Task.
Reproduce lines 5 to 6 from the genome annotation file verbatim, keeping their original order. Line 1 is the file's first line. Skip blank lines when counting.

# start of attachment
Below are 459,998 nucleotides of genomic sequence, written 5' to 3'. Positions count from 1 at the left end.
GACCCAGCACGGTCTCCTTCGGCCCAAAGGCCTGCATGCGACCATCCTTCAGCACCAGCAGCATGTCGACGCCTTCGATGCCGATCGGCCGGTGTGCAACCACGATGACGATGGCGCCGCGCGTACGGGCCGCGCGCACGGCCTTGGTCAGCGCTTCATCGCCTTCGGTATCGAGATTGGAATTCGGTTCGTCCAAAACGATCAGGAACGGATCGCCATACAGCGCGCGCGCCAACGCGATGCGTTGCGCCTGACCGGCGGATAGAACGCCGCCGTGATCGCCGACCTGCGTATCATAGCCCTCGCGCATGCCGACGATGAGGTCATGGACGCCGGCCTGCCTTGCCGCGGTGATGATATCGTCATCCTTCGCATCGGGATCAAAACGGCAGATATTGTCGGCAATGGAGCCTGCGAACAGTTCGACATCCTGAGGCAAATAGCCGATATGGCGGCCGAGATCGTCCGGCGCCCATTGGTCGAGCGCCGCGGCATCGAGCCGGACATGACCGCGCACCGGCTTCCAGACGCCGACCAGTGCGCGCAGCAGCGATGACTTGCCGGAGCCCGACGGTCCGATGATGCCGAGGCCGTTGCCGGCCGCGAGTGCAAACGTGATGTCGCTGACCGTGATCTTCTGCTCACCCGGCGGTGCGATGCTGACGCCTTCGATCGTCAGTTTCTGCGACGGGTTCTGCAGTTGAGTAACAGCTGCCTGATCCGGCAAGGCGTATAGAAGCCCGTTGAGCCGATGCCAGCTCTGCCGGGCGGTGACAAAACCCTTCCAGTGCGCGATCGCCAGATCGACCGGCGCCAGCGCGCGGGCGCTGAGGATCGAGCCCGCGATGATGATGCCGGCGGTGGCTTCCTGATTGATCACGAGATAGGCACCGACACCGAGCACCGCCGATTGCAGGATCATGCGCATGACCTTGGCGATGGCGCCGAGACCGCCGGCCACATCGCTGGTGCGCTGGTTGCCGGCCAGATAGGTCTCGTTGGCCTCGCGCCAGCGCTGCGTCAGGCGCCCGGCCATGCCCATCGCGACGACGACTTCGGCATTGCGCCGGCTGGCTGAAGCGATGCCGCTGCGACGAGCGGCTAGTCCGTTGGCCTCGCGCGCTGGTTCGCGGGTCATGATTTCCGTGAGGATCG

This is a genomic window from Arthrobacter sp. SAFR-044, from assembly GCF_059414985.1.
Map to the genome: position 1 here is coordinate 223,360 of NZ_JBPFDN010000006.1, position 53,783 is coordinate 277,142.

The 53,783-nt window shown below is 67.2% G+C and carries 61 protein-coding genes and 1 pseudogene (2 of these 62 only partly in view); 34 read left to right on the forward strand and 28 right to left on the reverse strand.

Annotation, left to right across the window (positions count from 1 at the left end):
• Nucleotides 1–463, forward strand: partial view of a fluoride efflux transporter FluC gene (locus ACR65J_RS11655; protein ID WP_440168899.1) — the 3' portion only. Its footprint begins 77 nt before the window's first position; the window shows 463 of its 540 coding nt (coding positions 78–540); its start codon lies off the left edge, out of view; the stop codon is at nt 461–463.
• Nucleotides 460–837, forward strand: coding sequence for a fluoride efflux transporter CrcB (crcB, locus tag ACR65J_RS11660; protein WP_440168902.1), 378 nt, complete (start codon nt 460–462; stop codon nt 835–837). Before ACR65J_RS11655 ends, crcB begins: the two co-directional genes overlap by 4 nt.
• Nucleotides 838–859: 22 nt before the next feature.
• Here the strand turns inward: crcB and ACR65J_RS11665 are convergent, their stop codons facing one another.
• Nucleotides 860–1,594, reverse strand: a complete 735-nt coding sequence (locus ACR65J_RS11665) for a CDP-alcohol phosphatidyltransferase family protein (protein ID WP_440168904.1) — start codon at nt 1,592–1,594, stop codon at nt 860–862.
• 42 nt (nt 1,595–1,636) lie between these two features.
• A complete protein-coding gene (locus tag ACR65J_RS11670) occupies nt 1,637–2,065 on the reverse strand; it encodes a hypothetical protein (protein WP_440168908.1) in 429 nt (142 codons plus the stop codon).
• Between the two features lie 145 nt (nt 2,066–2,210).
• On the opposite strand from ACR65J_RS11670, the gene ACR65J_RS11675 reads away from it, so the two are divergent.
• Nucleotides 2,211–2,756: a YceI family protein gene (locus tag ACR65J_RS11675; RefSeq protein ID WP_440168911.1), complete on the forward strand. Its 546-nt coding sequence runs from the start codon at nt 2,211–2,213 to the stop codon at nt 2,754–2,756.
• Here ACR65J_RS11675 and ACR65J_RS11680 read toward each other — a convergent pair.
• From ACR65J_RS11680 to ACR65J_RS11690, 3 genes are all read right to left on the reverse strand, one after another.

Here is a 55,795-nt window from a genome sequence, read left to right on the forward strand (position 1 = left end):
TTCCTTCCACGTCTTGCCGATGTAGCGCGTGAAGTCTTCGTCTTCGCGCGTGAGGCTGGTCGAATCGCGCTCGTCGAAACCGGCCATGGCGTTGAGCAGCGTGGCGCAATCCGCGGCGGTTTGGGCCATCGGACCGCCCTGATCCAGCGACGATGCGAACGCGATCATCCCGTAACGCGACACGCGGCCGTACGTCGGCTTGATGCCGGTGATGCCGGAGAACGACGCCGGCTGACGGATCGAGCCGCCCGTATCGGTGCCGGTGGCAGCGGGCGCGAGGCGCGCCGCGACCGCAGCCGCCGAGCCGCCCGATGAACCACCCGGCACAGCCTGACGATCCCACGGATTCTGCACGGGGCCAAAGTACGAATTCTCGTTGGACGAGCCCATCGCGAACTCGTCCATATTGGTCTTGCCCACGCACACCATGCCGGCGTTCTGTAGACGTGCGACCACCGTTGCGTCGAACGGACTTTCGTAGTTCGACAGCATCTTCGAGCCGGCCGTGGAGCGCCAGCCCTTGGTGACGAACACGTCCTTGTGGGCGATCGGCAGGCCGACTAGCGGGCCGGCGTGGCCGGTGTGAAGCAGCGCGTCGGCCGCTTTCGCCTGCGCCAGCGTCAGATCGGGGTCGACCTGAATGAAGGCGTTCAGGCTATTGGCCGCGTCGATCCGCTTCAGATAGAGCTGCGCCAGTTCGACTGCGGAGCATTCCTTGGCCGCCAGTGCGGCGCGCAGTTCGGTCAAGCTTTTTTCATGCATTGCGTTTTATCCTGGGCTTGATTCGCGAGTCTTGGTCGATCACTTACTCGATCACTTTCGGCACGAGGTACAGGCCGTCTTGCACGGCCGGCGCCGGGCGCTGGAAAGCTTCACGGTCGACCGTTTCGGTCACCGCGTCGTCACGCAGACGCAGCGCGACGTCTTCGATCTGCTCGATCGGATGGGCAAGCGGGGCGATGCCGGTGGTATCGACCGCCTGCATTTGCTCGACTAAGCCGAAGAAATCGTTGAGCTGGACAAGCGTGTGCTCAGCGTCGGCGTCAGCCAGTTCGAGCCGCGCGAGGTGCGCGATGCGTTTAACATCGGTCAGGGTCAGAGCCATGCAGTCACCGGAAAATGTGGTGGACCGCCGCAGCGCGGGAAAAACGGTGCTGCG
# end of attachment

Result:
The 53,783-nt window shown below is 67.2% G+C and carries 61 protein-coding genes and 1 pseudogene (2 of these 62 only partly in view); 34 read left to right on the forward strand and 28 right to left on the reverse strand.

Annotation, left to right across the window (positions count from 1 at the left end):